Armitage, Ella Sophia
|Birthname||Ella Sophia Bulley|
|born on||3 March 1841 at 04:00 (= 04:00 AM )|
|Place||Liverpool, England, 53n25, 2w55|
|Timezone||LMT m2w55 (is local mean time)|
|Astrology data||12°28' 13°26 Asc. 04°44'|
English historian and archaeologist.
In October 1871 she was one of the first students to enter Newnham College, Cambridge, and in 1874 she became the college's first research student. In the same year she married the Reverend Elkanah Armitage, with whom she would have two children. From 1877 to 1879 she taught history at Owens College, Manchester, and developed her interest in mediaeval earthworks and castles. In 1887 she became the first woman on the school board at Rotherham, and in 1894 she was appointed assistant commissioner to James Bryce on the Royal Commission on Secondary Education to investigate girls' education in Devon.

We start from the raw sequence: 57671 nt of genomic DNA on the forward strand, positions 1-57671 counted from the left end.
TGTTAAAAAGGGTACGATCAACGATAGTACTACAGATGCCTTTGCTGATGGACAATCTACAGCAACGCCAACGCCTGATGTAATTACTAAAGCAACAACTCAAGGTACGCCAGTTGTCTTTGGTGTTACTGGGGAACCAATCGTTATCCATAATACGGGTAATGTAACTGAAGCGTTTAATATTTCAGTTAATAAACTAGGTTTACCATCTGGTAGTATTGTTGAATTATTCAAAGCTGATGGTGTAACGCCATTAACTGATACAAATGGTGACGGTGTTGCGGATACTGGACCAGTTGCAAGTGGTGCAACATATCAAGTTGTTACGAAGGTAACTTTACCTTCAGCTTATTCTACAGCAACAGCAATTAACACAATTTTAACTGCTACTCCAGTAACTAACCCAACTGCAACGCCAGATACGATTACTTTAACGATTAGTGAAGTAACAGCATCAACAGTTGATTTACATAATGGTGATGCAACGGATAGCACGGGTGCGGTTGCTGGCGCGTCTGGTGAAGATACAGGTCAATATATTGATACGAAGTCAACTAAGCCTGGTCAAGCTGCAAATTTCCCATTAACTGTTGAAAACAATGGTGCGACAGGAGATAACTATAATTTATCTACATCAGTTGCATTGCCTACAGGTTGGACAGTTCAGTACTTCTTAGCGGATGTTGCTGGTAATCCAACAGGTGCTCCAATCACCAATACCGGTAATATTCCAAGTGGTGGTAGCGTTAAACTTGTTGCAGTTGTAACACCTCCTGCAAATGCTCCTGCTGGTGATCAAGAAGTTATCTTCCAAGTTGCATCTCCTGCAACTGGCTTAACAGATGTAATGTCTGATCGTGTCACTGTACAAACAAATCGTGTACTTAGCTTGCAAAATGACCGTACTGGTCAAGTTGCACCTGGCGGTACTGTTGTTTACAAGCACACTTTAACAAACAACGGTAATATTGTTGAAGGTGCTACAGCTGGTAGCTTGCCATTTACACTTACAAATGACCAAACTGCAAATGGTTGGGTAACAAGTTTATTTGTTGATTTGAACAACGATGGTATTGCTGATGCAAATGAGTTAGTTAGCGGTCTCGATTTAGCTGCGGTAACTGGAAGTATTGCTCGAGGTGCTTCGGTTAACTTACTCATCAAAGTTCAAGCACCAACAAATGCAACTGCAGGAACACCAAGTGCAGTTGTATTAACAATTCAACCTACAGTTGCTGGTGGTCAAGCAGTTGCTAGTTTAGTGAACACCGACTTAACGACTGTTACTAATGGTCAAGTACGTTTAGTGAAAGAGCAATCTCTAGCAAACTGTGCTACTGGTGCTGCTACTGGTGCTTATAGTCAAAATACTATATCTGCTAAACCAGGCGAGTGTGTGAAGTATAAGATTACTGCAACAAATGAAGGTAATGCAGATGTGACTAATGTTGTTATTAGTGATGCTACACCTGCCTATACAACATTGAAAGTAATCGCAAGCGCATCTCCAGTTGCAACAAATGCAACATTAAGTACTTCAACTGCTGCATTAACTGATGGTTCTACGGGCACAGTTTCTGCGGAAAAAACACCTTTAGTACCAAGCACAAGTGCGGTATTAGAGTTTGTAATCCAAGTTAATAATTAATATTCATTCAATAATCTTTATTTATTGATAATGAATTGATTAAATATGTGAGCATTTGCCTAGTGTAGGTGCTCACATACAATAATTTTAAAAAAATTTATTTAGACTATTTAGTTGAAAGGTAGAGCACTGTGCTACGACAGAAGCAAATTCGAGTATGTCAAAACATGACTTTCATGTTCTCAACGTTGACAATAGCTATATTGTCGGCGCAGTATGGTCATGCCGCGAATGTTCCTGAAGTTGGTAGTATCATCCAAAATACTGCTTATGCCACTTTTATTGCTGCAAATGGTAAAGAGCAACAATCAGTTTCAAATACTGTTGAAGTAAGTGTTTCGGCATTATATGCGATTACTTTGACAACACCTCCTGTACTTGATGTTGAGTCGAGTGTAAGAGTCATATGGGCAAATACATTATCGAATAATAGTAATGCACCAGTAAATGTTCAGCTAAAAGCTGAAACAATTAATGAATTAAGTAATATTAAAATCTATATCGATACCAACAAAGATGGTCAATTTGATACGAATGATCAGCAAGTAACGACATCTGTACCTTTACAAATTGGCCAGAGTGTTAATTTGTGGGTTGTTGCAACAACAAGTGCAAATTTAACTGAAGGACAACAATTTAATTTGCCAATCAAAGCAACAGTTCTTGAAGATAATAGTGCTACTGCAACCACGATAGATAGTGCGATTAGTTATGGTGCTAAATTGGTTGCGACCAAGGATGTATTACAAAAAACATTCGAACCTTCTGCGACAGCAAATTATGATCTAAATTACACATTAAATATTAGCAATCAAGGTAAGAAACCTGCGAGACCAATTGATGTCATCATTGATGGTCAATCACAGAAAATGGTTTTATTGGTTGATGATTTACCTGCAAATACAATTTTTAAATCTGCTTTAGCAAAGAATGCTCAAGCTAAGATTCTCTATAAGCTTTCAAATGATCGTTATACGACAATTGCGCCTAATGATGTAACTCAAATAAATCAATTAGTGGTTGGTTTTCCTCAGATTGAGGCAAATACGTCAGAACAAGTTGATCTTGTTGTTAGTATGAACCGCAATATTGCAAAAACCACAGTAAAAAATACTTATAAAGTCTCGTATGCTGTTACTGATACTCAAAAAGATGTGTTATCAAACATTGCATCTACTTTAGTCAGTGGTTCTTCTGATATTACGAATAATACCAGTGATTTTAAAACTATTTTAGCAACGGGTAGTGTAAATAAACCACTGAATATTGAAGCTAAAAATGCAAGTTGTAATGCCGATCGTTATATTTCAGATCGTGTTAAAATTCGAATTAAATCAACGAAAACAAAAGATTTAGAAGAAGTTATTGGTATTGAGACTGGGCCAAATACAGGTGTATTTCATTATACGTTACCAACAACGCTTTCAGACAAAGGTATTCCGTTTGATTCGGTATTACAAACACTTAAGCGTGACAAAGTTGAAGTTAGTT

Armitage —- along with John Horace Round, George Neilson, and Goddard Henry Orpen -— proved in a string of publications that British motte-and-bailey castles, which had previously been assumed to be of Anglo-Saxon origin, were not constructed until after the 1066 Norman conquest of England. Her book, The Early Norman Castles of the British Isles, is considered a seminal work on the subject.
She died on 20 March 1931.
Sy Scholfield quotes "The Evangelical Quarterly" (1929), p. 226: "His grand-daughter was Ella Sophia Bulley, who was born at 4 am on March 3, 1841 in the West Derby district of Liverpool."
- Vocation : Education : Teacher
- Vocation : Humanities+Social Sciences : Historian
- Vocation : Science : Other Science (archaeologist)
- Vocation : Writers : Textbook/ Non-fiction